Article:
What does it mean to be Presbyterian?

  Presbyterian (from the Greek presbuteros meaning “elder“) refers to the branch of the great historical and worldwide church which governs itself through a system of elders or presbyters. Its traditional links in Australia are with Scotland and Ireland, but it also has close links with the Reformed Churches in Europe. Today it is very much a multicultural church filled with worshippers whose origins are from all parts or the world.

In terms of teaching, the core of Presbyterianism is the Christian faith common to all the mainstream churches, focussing on the work of God in redeeming His fallen human creation. Presbyterians place a heavy emphasis on the initiatives that God has taken to secure the redemption of each individual.

The broad sense in which the Christian faith is understood is contained in the Westminster Confession of Faith of 1647 as modified by the Australian church in 1901.

Elders are men or women who have been elected, ordained and inducted to that office by their fellow Christians following recognition of their spiritual leadership and talents in teaching.  Ideally they are mature Christians who come from all walks of life and have shown over years of experience that their Christian faith is relevant in the day-to-day affairs of life. The elders of each parish meet together in a court called the Session.

Two distinct roles have evolved within the office of the eldership over the years.

The first is that of the ruling elder, with a responsibility to share with ministers the pastoral work of the church.  The second is that of the minister of the Word and sacraments, sometimes called the pastor, whose function is centred on a special trusteeship of the Word of God. The minister is an elder who has been specially called, trained and set apart for full time pastoral work and teaching. At the time of writing, only men may be ordained as ministers.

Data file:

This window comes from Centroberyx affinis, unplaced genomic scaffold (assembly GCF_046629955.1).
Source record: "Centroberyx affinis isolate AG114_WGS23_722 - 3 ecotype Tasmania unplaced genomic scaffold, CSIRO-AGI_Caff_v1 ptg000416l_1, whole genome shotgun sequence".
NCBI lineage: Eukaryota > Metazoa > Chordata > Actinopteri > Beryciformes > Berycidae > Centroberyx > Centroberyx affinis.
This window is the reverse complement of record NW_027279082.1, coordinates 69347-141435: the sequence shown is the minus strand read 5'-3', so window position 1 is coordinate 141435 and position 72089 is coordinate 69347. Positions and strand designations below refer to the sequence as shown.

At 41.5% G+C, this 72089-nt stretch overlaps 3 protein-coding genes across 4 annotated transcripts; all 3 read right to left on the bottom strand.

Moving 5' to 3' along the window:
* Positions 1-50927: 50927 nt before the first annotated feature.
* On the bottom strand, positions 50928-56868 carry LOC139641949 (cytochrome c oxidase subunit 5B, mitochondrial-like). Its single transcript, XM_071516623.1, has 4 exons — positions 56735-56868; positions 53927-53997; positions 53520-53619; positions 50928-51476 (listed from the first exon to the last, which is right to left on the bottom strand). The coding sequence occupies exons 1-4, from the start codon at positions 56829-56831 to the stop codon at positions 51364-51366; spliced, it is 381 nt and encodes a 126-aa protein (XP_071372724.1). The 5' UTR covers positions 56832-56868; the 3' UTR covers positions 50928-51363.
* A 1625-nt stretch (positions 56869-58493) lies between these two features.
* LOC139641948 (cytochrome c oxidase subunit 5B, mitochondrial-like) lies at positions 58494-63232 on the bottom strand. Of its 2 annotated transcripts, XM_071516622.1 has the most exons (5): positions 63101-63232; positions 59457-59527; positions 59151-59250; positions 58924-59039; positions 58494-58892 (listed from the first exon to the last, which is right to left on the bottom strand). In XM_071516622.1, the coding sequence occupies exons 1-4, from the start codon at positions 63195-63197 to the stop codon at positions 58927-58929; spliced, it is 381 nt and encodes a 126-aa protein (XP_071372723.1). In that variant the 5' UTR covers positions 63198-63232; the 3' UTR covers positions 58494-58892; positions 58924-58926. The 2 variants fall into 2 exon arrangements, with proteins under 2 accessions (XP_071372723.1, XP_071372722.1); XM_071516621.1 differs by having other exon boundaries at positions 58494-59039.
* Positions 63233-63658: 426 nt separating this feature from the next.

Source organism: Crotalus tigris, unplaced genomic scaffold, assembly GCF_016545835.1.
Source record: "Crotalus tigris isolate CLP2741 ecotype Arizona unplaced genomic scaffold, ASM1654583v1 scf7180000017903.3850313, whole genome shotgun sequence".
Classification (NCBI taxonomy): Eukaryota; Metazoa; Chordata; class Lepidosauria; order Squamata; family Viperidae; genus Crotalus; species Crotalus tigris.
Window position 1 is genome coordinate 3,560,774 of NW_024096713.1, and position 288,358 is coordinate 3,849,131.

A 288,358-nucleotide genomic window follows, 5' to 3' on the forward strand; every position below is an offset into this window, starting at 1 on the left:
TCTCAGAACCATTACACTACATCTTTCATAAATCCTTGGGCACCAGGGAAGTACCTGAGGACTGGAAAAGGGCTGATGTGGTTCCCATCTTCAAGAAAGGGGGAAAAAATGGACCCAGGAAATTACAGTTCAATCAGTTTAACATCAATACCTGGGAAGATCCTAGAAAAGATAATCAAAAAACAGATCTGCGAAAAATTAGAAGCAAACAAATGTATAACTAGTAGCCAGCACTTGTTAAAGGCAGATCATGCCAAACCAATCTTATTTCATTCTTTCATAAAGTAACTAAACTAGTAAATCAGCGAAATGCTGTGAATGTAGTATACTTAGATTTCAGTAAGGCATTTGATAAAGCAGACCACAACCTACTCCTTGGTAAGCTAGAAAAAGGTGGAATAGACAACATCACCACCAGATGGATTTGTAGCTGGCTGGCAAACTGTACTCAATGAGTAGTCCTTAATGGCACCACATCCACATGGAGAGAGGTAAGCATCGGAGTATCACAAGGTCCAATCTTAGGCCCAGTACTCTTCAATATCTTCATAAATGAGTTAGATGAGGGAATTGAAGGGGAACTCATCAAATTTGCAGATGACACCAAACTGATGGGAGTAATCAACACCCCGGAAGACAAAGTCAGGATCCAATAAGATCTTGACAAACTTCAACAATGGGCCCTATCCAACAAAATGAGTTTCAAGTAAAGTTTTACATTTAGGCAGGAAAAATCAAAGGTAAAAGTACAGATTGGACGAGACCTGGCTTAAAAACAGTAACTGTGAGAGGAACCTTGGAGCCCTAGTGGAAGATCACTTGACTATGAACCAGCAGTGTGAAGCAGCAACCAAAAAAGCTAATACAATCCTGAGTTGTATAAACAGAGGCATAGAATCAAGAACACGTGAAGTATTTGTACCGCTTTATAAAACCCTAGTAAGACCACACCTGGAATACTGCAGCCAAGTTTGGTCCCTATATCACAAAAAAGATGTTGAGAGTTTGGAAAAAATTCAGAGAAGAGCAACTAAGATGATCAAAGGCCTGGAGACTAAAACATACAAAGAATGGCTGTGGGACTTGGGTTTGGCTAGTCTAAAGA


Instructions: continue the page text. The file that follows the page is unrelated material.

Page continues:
The Macquarie Presbyterian Church in
Sydney's north-west has a modern practical

A Federation of State Churches

Presbyterian  Churches, or Reformed Churches as they are sometimes called, are organized into a series of courts, based on a federal model.

The term “federal” does not mean a national or geographical framework for politics. It refers to an organization or government where the higher levels exercise their authority only when defined and limited by agreement with the lower levels. Each part of the organization, in our case the state churches, has a high degree of autonomy.

In the Presbyterian Church, the extent of each church court's jurisdiction is clearly defined in writing.  No court may involve itself in matters that fall properly within the domain of another court, except as a result of procedures such as appeal or petition ... and only then when the matter falls into the domain of the higher court.

The Australian Constitution and the civil court system are also examples of  federal structures.
All this contrasts with some other churches and organizations, such as the Roman Catholic Church and government departments, which are bureaucratic or hierarchical in their structure. In these cases authority lies at the top and is delegated to the lower levels of the organization.
Australian Presbyterianism has adapted its organization to  the geography and politics of our continent and nation.

In 1901 the state churches united to form the Presbyterian Church of Australia. The constitutional foundation for this union is a document called the Scheme of Union, which sets out the doctrine and organization of the new church. The Scheme contains a declaratory statement which specifies doctrine vital to the Christian faith, and allows liberty of opinion on any other matters.
The document also defines the rights of dissenting groups when changes  are made to the doctrinal base of the church.

1977 saw the formation of the Uniting Church which was a union of the Methodist Church and significant elements of the Congregational and Presbyterian churches. More than half of Presbyterian congregations in NSW, dissatisfied with the doctrinal foundations of the new church’s constitution, chose to continue to be Presbyterian under the 1901 Scheme of Union.

The Scheme of Union